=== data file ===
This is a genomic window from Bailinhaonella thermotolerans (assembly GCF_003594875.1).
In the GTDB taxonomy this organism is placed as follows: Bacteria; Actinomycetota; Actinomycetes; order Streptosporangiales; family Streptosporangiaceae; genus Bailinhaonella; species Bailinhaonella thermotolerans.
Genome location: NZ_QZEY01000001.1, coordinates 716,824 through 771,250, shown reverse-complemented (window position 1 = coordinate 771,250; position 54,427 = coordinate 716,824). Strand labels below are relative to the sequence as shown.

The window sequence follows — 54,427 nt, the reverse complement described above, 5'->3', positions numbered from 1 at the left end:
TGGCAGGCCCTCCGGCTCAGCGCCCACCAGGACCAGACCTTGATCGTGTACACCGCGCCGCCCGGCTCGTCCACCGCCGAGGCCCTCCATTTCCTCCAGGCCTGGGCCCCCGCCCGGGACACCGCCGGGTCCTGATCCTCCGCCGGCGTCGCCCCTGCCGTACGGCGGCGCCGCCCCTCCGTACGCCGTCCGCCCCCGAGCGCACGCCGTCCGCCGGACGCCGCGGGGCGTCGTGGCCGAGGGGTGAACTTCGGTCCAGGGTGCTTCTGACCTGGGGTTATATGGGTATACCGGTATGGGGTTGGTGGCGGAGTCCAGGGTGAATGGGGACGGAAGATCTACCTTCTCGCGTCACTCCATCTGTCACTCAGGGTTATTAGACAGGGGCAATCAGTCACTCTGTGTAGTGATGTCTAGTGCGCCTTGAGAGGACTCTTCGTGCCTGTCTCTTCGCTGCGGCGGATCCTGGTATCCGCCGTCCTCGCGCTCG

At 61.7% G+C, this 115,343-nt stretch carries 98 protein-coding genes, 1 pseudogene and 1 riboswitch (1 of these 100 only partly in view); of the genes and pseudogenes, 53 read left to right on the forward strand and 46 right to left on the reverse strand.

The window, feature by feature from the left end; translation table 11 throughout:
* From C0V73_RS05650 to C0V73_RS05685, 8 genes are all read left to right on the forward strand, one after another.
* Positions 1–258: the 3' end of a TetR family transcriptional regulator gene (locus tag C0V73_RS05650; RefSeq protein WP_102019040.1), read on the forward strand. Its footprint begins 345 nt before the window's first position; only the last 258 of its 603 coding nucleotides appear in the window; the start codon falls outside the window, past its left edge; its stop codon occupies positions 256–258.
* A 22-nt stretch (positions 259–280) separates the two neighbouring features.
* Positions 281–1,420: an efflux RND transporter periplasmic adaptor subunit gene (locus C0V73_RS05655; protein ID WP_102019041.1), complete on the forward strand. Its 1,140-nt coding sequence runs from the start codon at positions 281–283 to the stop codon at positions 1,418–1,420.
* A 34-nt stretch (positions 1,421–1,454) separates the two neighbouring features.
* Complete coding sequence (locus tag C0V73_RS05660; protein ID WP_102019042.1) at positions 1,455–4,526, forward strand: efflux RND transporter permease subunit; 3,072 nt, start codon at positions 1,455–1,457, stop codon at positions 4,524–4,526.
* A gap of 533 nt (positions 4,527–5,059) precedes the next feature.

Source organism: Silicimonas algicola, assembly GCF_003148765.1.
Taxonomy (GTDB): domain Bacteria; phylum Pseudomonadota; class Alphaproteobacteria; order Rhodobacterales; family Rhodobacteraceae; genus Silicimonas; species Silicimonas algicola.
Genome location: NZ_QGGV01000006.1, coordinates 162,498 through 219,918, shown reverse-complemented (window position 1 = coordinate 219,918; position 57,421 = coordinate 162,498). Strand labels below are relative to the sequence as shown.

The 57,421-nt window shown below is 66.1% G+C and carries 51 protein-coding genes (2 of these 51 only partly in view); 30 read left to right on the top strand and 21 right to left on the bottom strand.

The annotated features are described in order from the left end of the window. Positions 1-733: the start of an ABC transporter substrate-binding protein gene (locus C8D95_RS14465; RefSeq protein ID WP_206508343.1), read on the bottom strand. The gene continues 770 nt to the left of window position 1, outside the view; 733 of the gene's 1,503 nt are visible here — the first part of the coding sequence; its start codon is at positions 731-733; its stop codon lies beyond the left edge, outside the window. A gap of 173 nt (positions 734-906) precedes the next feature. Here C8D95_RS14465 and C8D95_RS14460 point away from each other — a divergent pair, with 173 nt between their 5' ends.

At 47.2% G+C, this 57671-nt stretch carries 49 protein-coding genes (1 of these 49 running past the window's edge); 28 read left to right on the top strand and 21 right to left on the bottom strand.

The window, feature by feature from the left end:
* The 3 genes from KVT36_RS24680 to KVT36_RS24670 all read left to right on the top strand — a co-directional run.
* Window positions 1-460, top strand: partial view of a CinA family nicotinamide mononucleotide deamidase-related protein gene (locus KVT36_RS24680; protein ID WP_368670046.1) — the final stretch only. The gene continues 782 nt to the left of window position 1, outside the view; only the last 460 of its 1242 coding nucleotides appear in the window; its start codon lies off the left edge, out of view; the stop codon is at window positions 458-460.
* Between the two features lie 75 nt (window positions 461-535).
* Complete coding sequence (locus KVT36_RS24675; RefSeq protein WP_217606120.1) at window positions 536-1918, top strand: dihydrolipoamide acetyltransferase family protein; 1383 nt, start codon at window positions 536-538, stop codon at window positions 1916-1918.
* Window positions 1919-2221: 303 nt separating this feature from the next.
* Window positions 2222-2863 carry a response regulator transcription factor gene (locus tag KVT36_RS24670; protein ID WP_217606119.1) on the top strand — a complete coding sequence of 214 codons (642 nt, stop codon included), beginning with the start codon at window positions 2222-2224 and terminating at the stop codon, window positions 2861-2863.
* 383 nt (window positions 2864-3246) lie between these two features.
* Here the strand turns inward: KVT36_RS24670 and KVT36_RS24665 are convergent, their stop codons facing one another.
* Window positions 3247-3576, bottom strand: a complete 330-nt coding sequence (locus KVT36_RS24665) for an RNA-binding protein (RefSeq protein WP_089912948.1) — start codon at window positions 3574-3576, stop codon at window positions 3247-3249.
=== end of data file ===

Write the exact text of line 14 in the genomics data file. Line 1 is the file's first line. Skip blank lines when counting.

* A gap of 533 nt (positions 4,527–5,059) precedes the next feature.